Darwin’s theory is one of the most important scientific discoveries in history, but the ramifications of his hypotheses were also significant in a different way. He almost singlehandedly wrought a crisis of faith across Victorian England. Before the nineteenth century (and especially before the Enlightenment), few would legitimately question the dogma surrounding the creation story in Genesis. If we could have been wrong about the age of the Earth or the origin of mankind... imagine what else we could have been wrong about. The possibility that other fundamental truths of Christianity could have been flawed was unimaginable. One hundred fifty years later, this same debate rages on, albeit a little less loudly. So I understand Broun’s disdain for science. But I also know that he is totally wrong. The leaders of nearly every world religion acknowledge that faith and science are not mutually exclusive of one another. Teaching evolution in the classroom is not going to make children morally deficient or cause them to doubt their need for a savior, and politicians who debase people’s faith in this way for the sake of winning votes do the public a huge disservice. Science in all of its forms can tell us so much about ourselves. Maybe one day we will know the brain so well that we’ll be able to predict any move a person makes before they do it. But even if we come that far, science will simply never be able to tell us what it means to be a human being. For some, faith answers that question. For people like me, secular humanism helps guide us toward an answer. But regardless of how we make sense of existence, we need not pretend that acknowledging observable science somehow precludes faith. We can’t and shouldn’t try to make a religion out of science, but we can at the very least acknowledge reality.
Bub is a junior majoring in English, political science and history.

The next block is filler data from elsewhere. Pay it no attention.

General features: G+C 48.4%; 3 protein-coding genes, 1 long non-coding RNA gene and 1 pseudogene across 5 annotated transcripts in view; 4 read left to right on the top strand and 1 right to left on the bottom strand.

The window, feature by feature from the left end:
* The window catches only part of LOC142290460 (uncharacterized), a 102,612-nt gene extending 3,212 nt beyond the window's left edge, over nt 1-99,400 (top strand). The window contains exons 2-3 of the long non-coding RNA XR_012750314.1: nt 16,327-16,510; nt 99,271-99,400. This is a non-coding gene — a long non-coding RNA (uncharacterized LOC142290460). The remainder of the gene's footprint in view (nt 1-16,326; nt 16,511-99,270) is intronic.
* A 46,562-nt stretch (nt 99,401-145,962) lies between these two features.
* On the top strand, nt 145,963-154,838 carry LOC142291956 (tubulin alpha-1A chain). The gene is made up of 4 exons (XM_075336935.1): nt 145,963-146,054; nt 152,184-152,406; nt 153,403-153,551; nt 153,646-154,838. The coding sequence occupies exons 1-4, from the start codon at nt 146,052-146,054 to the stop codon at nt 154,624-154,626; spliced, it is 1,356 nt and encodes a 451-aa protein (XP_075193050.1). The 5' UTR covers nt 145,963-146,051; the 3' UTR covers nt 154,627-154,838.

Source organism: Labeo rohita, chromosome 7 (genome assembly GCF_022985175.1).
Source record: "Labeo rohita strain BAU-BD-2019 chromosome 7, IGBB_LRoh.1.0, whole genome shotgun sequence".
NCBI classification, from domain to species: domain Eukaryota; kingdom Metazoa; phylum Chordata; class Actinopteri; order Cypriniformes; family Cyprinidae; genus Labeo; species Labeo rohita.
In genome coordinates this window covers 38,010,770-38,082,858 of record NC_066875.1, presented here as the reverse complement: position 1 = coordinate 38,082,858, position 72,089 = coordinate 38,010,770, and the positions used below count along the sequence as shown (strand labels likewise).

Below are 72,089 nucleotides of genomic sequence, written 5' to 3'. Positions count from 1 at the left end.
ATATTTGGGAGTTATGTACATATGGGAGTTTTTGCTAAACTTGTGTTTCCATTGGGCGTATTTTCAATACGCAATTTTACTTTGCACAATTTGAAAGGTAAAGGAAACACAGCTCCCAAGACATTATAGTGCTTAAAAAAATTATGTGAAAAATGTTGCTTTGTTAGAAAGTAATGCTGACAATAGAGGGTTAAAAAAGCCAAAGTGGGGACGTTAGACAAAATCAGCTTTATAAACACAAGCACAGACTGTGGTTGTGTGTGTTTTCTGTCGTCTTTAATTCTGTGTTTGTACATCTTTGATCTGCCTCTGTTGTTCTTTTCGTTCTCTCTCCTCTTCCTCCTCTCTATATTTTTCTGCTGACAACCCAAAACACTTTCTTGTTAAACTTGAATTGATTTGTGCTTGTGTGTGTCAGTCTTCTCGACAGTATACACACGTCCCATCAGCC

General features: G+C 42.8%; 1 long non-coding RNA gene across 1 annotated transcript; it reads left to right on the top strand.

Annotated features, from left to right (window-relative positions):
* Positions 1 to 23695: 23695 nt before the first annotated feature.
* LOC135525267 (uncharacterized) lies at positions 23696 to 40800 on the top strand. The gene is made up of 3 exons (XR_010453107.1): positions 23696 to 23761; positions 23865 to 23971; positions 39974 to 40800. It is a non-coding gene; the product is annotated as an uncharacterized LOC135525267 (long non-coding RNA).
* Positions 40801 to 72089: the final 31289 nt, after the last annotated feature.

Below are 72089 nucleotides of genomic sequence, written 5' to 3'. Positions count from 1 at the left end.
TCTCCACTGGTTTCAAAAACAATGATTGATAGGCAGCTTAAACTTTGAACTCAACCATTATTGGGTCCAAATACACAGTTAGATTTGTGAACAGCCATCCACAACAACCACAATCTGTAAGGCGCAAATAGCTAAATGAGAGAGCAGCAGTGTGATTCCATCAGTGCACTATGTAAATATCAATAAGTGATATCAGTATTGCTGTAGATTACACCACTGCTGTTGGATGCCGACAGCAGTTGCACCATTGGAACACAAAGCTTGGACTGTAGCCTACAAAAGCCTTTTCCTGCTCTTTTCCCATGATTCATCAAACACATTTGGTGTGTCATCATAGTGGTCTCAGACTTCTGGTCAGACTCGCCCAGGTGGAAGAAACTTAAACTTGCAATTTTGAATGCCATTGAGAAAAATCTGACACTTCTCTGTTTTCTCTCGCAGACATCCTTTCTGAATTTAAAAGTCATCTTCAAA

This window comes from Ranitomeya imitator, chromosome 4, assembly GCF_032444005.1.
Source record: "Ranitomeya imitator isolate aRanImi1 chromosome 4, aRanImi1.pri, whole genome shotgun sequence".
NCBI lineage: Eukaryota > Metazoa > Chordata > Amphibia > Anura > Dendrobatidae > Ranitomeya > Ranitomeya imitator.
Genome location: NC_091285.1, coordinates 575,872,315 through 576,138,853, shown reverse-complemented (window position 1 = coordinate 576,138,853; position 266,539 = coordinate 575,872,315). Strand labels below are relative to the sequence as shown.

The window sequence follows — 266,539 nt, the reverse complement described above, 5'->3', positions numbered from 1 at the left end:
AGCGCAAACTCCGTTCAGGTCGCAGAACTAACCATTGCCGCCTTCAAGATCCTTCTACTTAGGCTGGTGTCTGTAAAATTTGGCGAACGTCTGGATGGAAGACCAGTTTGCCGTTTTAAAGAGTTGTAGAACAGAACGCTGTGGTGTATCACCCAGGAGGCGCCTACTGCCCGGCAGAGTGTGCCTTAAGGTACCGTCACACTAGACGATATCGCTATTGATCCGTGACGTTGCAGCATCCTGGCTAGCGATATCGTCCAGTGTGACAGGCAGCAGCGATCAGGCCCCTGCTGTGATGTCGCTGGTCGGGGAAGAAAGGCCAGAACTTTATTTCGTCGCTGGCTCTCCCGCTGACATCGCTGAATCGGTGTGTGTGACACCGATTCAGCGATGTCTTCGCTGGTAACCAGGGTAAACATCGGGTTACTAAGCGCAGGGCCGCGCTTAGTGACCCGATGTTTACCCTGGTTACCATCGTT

Intelligent Design has a place in education michael dearman Contributing Writer firstname.lastname@example.org In the 1987 case Edwards v. Aguillard, the Supreme court ruled that a Louisiana law requiring evolution be taught alongside Creationism in the classroom was a violation of the Establishment Clause (“Congress shall make no law respecting an establishment of religion”). This case illustrates a drawn-out and concerted effort to push religion out of public schools, which draws its motivation from the Establishment Clause. However, Intelligent Design may have a place in the classroom. I would not argue that Christian doctrine should be taught within a public school because, as the Court has said, this would be a clear violation of the Establishment Clause, thus illegal. While Creationism is characterized by a literal reading of the creation story in the book of Genesis, Intelligent Design is not Creationism. Intelligent Design does not entirely ignore the scientific evidence for evolution, for the age of the Earth or for the origins of humanity. Instead, it holds that irreducible complexity is due to guidance by an intelligent mind. The million-dollar question is whether we can call intelligent design an “establishment of religion” if it is taught within the classroom. While Creationism makes no apologies for being an overt promotion of the text of Scripture as science, Intelligent Design is a more nuanced position. In fact, Intelligent Design does not necessarily preclude evolution itself except that it would contradict the notion that evolution is “random and without purpose or guidance.” For that reason it deserves to be in the classroom. Instead of presenting science as a settled body of knowledge, why not present it as dialectic between various historic scientific positions? This brings me to my second point. It is not the content of Intelligent Design or evolution